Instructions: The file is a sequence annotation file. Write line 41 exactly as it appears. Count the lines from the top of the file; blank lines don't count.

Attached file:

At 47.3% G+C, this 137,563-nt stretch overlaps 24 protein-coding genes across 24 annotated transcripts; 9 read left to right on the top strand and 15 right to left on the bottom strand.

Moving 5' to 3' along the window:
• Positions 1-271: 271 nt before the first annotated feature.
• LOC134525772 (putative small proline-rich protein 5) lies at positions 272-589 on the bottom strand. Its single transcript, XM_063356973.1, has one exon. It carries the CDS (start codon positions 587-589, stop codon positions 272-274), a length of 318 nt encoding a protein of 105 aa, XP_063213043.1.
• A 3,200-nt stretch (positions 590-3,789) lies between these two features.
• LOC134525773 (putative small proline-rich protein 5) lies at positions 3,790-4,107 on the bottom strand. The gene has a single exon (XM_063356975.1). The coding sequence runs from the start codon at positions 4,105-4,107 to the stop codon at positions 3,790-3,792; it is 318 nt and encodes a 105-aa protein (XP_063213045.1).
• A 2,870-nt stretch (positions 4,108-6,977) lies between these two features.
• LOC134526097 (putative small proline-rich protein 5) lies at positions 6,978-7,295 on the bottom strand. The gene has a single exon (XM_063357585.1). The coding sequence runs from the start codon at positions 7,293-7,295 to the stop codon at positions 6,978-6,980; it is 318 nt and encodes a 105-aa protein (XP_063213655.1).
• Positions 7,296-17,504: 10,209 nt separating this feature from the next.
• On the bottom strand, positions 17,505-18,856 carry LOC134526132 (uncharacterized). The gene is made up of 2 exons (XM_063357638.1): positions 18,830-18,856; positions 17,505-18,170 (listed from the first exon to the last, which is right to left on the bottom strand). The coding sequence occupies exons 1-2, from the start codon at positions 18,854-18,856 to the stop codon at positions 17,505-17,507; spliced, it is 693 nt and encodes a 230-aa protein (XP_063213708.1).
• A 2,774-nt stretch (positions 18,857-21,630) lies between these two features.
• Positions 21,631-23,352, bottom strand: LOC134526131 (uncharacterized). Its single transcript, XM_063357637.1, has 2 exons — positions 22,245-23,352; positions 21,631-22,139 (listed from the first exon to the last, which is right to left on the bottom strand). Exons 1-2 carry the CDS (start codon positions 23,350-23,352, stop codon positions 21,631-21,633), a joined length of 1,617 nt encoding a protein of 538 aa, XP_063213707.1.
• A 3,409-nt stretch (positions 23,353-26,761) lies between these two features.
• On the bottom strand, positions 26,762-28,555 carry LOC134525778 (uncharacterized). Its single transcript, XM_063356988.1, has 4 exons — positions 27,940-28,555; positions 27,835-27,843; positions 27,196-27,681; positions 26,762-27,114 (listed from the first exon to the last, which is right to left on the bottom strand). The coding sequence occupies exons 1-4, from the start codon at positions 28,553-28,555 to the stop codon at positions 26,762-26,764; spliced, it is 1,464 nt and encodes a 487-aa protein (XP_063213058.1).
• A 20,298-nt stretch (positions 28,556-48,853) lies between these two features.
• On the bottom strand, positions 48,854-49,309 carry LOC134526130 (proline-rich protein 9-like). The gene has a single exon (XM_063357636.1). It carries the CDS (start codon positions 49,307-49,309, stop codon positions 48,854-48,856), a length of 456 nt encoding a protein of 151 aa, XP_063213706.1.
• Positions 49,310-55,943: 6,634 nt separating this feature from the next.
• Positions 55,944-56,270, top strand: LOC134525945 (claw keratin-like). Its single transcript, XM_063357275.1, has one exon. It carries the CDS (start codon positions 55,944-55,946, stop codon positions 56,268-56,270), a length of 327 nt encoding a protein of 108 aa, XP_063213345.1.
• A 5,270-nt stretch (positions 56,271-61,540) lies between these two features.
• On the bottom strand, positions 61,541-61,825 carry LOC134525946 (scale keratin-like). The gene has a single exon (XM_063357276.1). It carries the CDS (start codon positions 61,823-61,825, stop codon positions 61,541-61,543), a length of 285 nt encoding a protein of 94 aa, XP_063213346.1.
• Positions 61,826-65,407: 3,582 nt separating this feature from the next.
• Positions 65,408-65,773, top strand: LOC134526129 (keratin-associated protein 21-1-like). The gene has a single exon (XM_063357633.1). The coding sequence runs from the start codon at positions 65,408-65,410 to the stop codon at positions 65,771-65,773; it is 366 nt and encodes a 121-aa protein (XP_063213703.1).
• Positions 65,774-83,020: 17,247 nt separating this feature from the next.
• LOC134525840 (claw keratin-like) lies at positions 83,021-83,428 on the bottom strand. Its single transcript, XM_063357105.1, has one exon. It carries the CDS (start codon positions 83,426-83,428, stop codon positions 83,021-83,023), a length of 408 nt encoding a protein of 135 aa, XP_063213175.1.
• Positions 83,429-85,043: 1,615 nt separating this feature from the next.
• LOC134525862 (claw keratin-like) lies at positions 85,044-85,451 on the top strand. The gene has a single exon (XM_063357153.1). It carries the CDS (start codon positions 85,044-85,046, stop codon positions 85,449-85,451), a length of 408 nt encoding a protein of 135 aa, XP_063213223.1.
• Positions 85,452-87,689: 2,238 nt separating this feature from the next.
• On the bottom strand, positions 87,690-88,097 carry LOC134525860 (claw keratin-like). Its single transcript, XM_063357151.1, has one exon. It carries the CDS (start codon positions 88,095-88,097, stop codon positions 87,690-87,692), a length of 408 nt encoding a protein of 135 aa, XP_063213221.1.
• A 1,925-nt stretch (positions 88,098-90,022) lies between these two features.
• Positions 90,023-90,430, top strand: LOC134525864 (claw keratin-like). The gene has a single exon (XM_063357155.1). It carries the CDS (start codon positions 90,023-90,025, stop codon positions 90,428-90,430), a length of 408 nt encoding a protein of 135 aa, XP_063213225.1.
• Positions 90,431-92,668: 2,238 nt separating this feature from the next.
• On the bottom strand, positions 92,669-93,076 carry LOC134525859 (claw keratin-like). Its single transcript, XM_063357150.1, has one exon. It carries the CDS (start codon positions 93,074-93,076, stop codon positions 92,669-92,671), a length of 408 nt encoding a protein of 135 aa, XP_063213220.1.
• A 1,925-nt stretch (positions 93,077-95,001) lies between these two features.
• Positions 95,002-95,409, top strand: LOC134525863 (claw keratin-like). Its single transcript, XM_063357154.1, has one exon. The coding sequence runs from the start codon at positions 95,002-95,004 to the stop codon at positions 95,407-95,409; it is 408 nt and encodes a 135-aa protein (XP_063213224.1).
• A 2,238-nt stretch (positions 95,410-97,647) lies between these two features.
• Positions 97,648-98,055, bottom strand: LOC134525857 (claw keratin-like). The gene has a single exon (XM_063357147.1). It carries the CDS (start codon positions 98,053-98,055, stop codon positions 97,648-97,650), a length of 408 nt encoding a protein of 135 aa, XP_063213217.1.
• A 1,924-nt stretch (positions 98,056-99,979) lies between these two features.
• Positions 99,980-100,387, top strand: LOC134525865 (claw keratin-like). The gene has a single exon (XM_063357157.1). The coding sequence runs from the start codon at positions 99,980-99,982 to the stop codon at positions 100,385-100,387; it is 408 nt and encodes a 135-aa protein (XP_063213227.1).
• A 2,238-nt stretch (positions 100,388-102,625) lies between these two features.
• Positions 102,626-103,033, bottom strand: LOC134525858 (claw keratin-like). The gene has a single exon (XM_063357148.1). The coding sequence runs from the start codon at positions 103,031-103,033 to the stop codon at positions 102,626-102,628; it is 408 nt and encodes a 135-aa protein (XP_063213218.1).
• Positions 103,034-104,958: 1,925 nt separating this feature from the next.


• Positions 103,034-104,958: 1,925 nt separating this feature from the next.